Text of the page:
Jesuits in a moment of silence in Mexico because of murdered priests
MEXICO CITY — The Roman Catholic church began a special round of prayers for peace in Mexico on Sunday after two Jesuit priests and a tour guide were killed on June 20.
The Jesuits held a moment of silence for the priests, who were killed by a local drug cartel leader as they tried to protect the guide.
Dozens of people gathered at the downtown memorial known as the Stella of Light for a moment of silence.
The Jesuits said they would not be threatened when they leave the mountains of Tarahumara, where orders have served the Rarámuri Indigenous community for centuries. Pastor Jorge Atilano González said two priests have been appointed to replace their deceased brothers.
“Today we are starting a cycle of prayer for peace at the national level. It was the beginning of a month that marked the memory of all those killed and disappeared. Today we are remembering the priests, journalists, activists and young people who died violently,” González told the meeting.
So far, 12 journalists have been killed in Mexico, making it the most dangerous country for journalists outside of war zones.
The church’s Catholic Multimedia Center says seven priests have been killed under the current administration, which took office in December 2018, and at least two dozen during the previous president’s six years.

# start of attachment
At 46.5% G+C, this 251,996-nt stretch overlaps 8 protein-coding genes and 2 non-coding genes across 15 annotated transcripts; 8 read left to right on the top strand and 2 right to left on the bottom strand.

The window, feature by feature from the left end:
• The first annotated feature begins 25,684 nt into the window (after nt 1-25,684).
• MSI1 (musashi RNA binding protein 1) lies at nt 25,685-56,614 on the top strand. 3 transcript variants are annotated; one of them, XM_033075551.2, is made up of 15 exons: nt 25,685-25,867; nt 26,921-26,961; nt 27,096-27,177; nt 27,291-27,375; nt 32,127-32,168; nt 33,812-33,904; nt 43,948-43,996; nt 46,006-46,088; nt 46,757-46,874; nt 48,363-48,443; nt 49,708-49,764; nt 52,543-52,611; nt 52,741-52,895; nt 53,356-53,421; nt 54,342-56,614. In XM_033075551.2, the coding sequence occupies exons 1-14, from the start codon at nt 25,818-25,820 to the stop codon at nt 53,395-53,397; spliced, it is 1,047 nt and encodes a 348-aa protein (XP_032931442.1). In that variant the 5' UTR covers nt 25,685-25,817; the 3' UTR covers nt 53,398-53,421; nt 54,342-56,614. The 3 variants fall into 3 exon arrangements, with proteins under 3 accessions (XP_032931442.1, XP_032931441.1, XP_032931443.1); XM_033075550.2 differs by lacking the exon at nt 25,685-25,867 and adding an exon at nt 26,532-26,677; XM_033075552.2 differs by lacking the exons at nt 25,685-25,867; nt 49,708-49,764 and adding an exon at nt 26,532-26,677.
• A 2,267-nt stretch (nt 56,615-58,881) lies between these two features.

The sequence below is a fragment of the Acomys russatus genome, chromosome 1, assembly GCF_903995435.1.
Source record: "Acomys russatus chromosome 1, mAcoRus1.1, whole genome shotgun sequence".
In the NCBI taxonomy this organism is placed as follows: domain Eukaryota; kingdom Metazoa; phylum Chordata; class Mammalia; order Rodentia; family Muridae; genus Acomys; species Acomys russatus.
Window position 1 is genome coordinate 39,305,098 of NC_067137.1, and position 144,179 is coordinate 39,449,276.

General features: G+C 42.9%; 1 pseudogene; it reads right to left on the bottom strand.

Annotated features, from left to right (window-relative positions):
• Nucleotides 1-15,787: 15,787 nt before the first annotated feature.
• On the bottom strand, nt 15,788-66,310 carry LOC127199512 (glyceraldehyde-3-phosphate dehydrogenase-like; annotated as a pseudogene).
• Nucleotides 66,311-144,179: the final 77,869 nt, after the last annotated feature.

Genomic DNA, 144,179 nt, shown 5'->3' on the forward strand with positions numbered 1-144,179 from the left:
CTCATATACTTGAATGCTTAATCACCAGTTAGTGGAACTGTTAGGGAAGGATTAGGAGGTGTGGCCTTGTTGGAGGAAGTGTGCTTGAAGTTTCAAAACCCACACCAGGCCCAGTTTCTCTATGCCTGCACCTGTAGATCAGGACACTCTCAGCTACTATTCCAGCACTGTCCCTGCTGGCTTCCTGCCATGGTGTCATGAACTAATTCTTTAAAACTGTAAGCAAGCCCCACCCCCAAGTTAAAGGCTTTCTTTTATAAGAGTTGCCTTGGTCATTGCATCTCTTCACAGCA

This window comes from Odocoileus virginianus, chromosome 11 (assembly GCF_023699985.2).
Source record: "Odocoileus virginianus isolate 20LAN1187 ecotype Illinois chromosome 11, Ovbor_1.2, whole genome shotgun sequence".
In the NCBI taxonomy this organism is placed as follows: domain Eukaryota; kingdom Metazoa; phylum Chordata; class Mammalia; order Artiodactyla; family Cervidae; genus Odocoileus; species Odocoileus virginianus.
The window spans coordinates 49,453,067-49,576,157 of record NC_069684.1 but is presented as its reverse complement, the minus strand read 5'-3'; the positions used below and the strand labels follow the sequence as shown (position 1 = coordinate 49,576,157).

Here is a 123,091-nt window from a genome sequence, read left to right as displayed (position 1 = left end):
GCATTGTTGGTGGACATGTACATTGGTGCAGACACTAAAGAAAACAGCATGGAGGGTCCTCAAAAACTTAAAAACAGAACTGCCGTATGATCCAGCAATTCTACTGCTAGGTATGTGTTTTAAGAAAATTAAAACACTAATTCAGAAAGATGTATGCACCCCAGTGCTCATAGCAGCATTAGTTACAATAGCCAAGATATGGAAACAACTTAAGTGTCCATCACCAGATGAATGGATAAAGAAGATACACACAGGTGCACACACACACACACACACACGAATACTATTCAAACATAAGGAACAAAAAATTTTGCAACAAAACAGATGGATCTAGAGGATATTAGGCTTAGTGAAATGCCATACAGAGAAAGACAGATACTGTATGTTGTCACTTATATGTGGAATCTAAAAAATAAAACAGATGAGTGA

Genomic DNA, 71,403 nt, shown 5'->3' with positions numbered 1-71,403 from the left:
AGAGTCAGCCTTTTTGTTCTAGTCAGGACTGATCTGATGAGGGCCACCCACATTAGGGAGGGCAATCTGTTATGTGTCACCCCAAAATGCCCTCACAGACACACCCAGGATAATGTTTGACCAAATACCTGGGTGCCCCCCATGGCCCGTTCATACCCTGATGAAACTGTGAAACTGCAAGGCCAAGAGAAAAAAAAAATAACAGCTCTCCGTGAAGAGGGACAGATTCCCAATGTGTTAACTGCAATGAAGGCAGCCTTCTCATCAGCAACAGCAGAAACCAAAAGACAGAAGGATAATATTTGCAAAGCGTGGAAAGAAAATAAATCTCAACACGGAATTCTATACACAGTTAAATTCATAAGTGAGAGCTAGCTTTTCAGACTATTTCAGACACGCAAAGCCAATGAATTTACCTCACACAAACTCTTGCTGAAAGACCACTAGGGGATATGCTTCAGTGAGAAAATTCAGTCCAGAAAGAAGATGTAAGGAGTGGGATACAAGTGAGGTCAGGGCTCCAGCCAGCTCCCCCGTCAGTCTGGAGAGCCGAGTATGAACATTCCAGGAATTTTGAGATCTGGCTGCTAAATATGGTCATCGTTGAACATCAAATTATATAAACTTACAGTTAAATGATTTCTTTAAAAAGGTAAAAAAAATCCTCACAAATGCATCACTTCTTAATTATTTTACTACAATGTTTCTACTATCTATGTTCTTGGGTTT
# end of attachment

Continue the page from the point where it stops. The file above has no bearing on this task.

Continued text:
But more average citizens were killed in gang violence.
“More than 100,000 people have disappeared and 122,000 people have been killed in this administration is a source of pain, strength, anger and courage to build justice, reconciliation and peace,” González said.
The murdered priests, Father Javier Campos, 79, and Father Joaquín Mora, 80, spent most of their lives serving the indigenous peoples of the Sierra Tarahumara mountains. Jesuits were shot dead in a small church in the town of Cerocahui.
The bishops also called on the faithful to pray on July 31 for the conversion or redemption of murderers.
“What we are asking as Jesuits is peace in Sierra Tarahumara, safety for the Rarámuri communities, as well as for the religious community,” González said.
“We are also asking for justice, to strengthen local institutions,” such as the police force, he said. “It will not be enough with the presence of the military and the National Guard. We need stronger local institutions.”